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Effects of Galla chinensis Extracts on Disease Resistance Against Streptococcosis and Growth in Asian Seabass (Lates calcarifer)

  • Date:2021-11-17
  • Volume:28
  • No:1
  • Page:69-76
  • Auther: Jiin-Ju Guo, Po-Yuan Chang, Chen-Yi Lai and Ruey-Ling Chou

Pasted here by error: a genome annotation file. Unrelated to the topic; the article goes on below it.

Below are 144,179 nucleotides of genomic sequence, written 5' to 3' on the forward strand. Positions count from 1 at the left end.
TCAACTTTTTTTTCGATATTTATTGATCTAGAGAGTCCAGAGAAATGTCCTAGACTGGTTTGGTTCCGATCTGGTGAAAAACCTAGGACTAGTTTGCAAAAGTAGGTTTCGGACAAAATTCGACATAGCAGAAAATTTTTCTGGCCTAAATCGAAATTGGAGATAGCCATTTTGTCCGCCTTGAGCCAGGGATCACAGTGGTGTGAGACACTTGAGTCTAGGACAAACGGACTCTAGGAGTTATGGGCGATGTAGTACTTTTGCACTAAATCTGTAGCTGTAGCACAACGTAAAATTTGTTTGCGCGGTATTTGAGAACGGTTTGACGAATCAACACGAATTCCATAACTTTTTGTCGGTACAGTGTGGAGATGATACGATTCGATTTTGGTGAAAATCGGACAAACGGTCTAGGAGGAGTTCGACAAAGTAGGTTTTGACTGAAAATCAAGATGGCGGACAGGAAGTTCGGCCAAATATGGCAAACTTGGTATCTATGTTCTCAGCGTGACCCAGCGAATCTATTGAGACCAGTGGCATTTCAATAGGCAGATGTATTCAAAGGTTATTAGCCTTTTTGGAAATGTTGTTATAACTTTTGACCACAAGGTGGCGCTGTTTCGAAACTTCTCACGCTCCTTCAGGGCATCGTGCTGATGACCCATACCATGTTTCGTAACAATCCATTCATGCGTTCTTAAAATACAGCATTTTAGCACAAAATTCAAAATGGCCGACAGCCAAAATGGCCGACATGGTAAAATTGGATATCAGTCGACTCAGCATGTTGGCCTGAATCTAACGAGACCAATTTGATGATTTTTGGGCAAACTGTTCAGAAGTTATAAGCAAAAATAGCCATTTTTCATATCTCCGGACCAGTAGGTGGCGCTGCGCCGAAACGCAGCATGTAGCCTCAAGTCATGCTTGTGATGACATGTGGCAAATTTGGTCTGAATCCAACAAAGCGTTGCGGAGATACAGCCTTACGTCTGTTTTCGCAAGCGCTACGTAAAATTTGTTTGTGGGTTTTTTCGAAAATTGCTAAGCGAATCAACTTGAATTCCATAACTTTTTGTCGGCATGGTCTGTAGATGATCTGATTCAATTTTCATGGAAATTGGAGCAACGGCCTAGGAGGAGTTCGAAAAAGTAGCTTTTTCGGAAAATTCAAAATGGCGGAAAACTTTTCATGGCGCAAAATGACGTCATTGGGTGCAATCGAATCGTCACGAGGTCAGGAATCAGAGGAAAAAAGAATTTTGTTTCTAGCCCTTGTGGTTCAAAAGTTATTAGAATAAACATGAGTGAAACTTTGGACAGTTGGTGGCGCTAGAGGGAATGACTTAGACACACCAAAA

Galla chinensis is rich in polyphenolic compounds and has strong antibacterial ability but has poor palatability and results in fish refusing to eat. Streptococcus iniae is the main pathogen of bacterial diseases of the Asian seabass (Lates calcarifer). Therefore, this study aimed to prepare extracts from the crude herb and modern herbal medicine of G. chinensis to examine the antibacterial abilities of G. chinensis extracts in vitro and their effects on the growth and disease resistance to S. iniae infection in the Asian seabass. The results revealed that all the preparations of G. chinensis, i.e., the crude drug, the modern herbal medicine, and the extracts from the crude drug and modern herbal medicine, have strong antibacterial activity against S. iniae in vitro. The contents of total polyphenols in both G. chinensis extracts were 1.5 times higher than those in the source medicinal materials of G. chinensis. The Asian seabass were fed diets containing 0, 0.5 and 1% of extracts from the crude drug and modern herbal medicine of G. chinensis, respectively, for 14 and 21 days and then challenged with S. iniae. All the G. chinensis extract-added groups had significantly higher disease resistance (p < 0.01) and percent weight gain (p < 0.05) than the control group. There was no significant difference in disease resistance between the groups fed for 14 and 21 days or between the extracts prepared from different material sources ( p > 0.05). If the Asian seabass were fed with G. chinensis extract at doses of 0, 0.5, 1 and 1.5% in feed for 14 days then challenged with S. iniae, the disease resistance of all the extract-added groups was significantly better than that of the control group (p < 0.01), with the protective abilities increased by 25.0 ± 3.8%, 50.0 ± 2.3%, and 56.7 ± 2.3%, respectively. There was no significant difference between the 1% and 1.5% addition groups (p > 0.05). In conclusion, a diet containing G. chinensis extract at a dose of 1% in feed for 14 days is recommended to provide significant protection against S. iniae infection and promote growth in the Asian seabass.